Mine was supposed to arrive today through my Amazon Pre-Order but I got an email saying it won't be here until the fifth. At least my Wise Man's Fear arrived on time I want to read The Crippled God first, though.
    both are awesome in their own ways. Of course TCG is the end of a series. But you could easily read TWMF in half the time.

  5. #5
    Just finished this one. It was epic! If DoD was the setup, TCG was just one giant payoff. One thing that bothered me tho was how fast paced it was, unlike the slower TH and DoD. It reads like an editor went to town with it and removed half of the content.

    Seriously, I wouldn't have minded if Erikson had used a hundred pages or so for the epilogue.

    The Crippled God hits number 4 on the Sunday Times bestseller list in the UK!
    Nice.

  6. #6
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    I´ve read the first chapter and half the second but I´m reluctant to go on. I just don´t want it to finish...

  7. #7
    Quote Originally Posted by wag_epal View Post
    Just finished this one. It was epic! If DoD was the setup, TCG was just one giant payoff. One thing that bothered me tho was how fast paced it was, unlike the slower TH and DoD. It reads like an editor went to town with it and removed half of the content.

    Seriously, I wouldn't have minded if Erikson had used a hundred pages or so for the epilogue.



    Nice.
    This is encouraging. I thought that aside from the first chapter and one awesome revelation at the end of chapter 2, it had a really slow start. I'm 22% of the way through now and it's gotten more interesting.

  8. #8
    Registered User Werthead's Avatar
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    The Malazan Book of the Fallen #10: The Crippled God

    A hundred and fifty thousand years ago an innocent god was pulled out of his home realm and scattered across the world. His spirit was chained to prevent him from destroying the world in his insane rage. Since then, the world has known misery and fear as, every few millennia, the Crippled God has tried to escape his prison.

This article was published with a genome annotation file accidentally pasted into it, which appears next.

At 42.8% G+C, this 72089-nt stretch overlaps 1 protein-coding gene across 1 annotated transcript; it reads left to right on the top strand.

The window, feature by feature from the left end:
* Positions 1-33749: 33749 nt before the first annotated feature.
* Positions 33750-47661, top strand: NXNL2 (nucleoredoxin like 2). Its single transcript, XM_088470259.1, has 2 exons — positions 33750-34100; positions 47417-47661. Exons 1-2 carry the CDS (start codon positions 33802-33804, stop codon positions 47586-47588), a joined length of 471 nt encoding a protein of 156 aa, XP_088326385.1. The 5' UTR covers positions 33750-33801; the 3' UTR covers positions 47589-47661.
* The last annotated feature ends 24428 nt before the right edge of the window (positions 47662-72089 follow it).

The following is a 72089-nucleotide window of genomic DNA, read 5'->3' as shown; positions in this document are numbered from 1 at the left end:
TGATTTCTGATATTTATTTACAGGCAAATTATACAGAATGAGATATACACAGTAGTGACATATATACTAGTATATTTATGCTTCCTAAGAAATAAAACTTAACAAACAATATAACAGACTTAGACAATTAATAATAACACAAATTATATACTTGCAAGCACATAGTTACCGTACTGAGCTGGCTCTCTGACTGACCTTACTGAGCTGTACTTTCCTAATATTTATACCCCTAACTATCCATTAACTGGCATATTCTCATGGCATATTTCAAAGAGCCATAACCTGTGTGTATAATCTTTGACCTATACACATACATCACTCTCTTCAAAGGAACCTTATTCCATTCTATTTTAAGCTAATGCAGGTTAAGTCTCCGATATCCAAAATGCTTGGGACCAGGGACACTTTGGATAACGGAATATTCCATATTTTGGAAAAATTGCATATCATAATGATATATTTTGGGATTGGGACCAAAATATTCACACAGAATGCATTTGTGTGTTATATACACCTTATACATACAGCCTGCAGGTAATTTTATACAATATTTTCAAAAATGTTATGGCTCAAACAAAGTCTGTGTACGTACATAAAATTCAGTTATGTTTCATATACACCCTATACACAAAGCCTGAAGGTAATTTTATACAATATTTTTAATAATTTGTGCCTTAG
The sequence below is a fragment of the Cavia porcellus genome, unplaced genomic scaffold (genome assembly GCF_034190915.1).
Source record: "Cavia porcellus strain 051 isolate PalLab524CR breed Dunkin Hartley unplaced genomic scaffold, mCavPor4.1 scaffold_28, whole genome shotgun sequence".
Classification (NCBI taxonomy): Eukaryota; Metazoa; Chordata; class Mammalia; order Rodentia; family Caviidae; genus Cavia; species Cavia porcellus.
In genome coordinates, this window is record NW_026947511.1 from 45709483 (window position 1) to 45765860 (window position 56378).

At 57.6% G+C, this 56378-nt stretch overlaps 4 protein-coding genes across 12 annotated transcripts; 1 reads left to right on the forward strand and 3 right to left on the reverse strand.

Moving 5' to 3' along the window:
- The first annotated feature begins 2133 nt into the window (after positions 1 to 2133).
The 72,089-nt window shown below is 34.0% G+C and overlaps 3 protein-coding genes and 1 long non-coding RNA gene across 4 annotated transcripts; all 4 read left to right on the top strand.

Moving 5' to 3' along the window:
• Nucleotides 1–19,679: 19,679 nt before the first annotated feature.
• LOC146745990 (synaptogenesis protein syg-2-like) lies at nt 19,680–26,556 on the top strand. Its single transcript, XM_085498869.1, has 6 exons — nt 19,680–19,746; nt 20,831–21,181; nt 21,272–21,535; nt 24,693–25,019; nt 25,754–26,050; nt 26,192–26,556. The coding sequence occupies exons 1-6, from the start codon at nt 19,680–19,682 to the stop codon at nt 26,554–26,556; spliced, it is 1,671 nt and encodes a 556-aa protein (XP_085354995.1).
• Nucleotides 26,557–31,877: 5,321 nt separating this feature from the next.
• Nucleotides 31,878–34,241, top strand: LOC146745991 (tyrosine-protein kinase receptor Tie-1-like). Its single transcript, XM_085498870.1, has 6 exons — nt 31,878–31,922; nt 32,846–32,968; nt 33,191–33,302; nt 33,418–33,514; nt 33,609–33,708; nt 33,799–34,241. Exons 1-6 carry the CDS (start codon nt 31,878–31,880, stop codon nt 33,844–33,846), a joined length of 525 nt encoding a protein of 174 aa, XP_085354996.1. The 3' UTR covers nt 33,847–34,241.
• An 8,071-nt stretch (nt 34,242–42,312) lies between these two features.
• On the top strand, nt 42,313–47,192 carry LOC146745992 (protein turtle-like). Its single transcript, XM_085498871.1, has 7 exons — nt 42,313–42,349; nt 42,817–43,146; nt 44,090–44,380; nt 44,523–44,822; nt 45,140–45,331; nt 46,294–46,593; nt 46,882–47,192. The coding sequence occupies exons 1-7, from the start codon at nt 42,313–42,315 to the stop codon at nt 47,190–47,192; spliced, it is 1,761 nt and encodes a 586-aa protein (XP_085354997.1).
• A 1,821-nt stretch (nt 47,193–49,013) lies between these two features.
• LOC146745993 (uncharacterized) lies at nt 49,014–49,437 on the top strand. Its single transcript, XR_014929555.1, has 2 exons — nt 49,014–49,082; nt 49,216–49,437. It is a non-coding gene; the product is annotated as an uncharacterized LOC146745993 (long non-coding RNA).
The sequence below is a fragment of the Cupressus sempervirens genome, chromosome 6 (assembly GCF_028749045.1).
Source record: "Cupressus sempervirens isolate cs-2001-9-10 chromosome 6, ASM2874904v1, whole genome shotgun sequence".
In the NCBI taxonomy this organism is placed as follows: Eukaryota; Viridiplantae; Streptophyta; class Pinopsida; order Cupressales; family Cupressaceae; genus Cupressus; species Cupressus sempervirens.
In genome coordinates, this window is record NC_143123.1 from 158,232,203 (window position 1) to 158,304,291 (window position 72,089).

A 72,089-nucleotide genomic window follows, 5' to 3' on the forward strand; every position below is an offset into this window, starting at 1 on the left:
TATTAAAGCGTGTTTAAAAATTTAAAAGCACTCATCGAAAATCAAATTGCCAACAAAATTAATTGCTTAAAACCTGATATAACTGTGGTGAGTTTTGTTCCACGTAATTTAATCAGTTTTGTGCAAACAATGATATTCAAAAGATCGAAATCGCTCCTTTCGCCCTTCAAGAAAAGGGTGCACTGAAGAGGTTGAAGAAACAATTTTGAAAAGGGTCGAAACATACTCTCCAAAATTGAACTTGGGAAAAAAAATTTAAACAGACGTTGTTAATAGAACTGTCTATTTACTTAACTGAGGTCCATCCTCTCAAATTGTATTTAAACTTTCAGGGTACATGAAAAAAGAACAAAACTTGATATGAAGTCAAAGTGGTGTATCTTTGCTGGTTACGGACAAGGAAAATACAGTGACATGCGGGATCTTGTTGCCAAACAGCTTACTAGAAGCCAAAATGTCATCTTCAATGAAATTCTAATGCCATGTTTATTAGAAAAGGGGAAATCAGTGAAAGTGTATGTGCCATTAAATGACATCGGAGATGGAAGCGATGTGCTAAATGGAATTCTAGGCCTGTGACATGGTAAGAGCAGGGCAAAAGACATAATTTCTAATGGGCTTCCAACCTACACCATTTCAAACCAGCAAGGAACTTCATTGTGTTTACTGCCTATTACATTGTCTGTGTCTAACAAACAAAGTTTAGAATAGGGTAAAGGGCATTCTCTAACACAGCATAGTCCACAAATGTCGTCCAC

The former 14th Army of the Malazan Empire, the Bonehunters, now marches to resolve the problem once and for all. But for Adjunct Tavore and her battered troops, who have already crossed a world and toppled an empire, this will be their greatest challenge. The heart of the Crippled God has been imprisoned by the formidable Forkrul Assail, the most lethal of the Elder Races, who are tapping its energies so they may pass judgement and destroy humanity once and for all. The Elder Gods are playing their own game, one that will either result in the destruction of everything or merely the annihilation of the warrens of sorcery. And amongst the Bonehunter's most stalwart allies, treachery and doubt is growing.

    In a remote corner of a forgotten continent, the fate of the Crippled God and the entire world will be decided. Unthinkable alliances will be forged, ancient secrets will be unveiled and many will die before the end is reached and the Bonehunters fight the final battle of their desperate campaign.

    The Crippled God is the final novel in The Malazan Book of the Fallen, Steven Erikson's monumental epic fantasy series that began twelve years, three and a half million words and 11,300 pages (roughly, in paperback) ago with Gardens of the Moon. In that time Erikson has reached the heights of writing two of the very finest fantasy novels of the last decade (Deadhouse Gates and Memories of Ice), but there has been some growing scepticism over later novels in the series, which have tended to open up more confusing storylines then closing down or clarifying old ones.